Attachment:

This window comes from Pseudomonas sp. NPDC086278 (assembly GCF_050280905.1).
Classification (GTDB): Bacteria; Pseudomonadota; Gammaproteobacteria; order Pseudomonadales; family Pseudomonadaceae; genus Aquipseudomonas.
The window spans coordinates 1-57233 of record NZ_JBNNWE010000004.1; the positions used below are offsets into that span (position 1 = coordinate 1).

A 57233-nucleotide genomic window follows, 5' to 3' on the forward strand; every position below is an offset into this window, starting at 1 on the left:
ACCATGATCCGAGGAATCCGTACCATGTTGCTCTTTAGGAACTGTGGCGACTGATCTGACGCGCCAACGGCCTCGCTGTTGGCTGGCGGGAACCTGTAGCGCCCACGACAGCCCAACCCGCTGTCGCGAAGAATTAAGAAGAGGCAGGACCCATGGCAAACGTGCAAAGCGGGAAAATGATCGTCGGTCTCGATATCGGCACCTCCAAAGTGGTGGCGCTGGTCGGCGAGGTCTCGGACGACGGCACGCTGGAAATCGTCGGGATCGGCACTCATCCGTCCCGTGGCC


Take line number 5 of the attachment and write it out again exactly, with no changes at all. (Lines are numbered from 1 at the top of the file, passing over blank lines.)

ACCATGATCCGAGGAATCCGTACCATGTTGCTCTTTAGGAACTGTGGCGACTGATCTGACGCGCCAACGGCCTCGCTGTTGGCTGGCGGGAACCTGTAGCGCCCACGACAGCCCAACCCGCTGTCGCGAAGAATTAAGAAGAGGCAGGACCCATGGCAAACGTGCAAAGCGGGAAAATGATCGTCGGTCTCGATATCGGCACCTCCAAAGTGGTGGCGCTGGTCGGCGAGGTCTCGGACGACGGCACGCTGGAAATCGTCGGGATCGGCACTCATCCGTCCCGTGGCC